There is a lot of information circulating about identifying and getting appropriate treatment for post-traumatic stress disorder.
Much of that information discusses how research has consistently demonstrated that social support is vital to recovery and is one of the biggest protective factors against post-traumatic stress disorder.
Social support has a number of positive benefits following a trauma, including reducing feelings of depression, guilt, loneliness, low self-esteem, stress, and social withdrawal. While one may recognize the importance of social support for our battle buddies with PTSD, it may be difficult to determine how to go about providing good social support to those who need it most.
Some individuals struggling with their symptoms may actually alienate those around them, making it even more difficult for friends to reach out and provide support. This is a difficult dilemma to navigate.
In order to assist those struggling to find a way to support a friend through his or her struggle with PTSD, here are a few tips and suggestions. Coping with and healing after trauma takes time, even when the individual is working hard and everything is going well. As such, it is important to stay positive and understanding. And most importantly, it is crucial for you to continue to be there for your friend despite his or her setbacks.
You may feel like you spend a lot of time reaching out and trying to be there for your friend, but they rarely take you up on your offer or reciprocate by being there for you. Withdrawing from friends is a hallmark symptom of PTSD.
It is not personal or reflective of how much they value you or your efforts. A person with PTSD may have incredible difficulty reaching out to you, or even taking you up on your offers.
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It may be helpful to revert back to tip 1: It is hard to know what someone will need, but be sure they know you are a safe person to approach.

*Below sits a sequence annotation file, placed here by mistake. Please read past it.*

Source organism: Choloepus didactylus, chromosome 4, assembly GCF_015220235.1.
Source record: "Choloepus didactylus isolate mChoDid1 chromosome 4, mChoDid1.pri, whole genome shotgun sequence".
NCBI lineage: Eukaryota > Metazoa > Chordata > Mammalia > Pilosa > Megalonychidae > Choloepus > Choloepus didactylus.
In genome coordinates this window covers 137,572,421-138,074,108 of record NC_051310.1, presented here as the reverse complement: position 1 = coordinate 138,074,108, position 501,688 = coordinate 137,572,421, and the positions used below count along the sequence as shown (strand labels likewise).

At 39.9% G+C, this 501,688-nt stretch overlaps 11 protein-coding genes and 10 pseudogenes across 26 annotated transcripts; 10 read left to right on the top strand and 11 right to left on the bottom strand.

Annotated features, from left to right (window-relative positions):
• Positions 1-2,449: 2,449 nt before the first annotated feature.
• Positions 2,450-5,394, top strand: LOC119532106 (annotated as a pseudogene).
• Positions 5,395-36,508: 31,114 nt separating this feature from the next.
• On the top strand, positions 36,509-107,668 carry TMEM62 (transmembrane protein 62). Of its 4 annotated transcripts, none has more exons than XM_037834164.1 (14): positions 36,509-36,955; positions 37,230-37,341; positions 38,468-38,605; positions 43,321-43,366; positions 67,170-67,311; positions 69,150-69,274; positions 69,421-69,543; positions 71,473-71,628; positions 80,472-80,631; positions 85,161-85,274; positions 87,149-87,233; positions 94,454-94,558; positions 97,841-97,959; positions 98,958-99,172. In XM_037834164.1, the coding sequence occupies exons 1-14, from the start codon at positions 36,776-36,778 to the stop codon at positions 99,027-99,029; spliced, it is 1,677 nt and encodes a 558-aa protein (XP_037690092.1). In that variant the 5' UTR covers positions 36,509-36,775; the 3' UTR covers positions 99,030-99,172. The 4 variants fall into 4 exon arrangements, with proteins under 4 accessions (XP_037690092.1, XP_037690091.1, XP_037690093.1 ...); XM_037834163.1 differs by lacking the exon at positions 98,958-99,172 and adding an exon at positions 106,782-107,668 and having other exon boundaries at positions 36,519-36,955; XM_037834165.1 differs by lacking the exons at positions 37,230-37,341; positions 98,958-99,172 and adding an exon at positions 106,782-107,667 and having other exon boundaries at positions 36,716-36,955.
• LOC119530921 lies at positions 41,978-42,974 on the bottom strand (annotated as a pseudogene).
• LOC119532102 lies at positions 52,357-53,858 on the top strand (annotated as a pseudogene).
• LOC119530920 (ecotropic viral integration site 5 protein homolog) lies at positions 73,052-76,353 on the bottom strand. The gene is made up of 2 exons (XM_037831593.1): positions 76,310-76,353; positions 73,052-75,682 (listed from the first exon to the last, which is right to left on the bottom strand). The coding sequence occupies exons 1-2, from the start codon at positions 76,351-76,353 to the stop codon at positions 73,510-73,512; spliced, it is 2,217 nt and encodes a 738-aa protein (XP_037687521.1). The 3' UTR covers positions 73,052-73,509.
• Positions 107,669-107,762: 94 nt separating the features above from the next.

Be steadfast in your support. Trauma is, obviously, a sensitive topic. While talking about trauma can be therapeutic, in the wrong context, it can actually make coping more difficult. It is best to make it known to your friend that you are there for him or her if they need it, but do not force it.
Individuals with PTSD frequently withdraw from their social support system. However, social support is an enormous protective factor against PTSD at the same time. Try to remember that it is important for you to reach out to them. However, it is also important to respect their boundaries. Demonstrate that you are available, make it as easy as possible for them to reach out to you, and demonstrate you are a safe person to approach if he or she needs you.
Your support can counteract some very real symptoms of PTSD including helplessness, grief, and rumination. Even if you are not talking about the trauma or any of his or her difficulties, spending quality time together is invaluable.
In contrast, if you push too hard, you may find your battle buddy feels overwhelmed and retreats further away from you to feel safe. If your friend chooses to talk and share with you, the best thing you can Hookup someone with ptsd from war is listen.
Try to listen without expectations or judgments. Validate them, Hookup someone with ptsd from war empathic, and listen. Even if he or she needs to talk about the same thing over and over again, try to be patient and listen. Instead of trying to guide them in their journey, just show that you will walk alongside them.
You may not like what you hear, but try to be understanding of their experiences and reactions so they feels safe coming to you again if need be. Essentially, this means be a trustworthy and reliable friend.
Be dependable, reassuring, and follow through on the promises you make.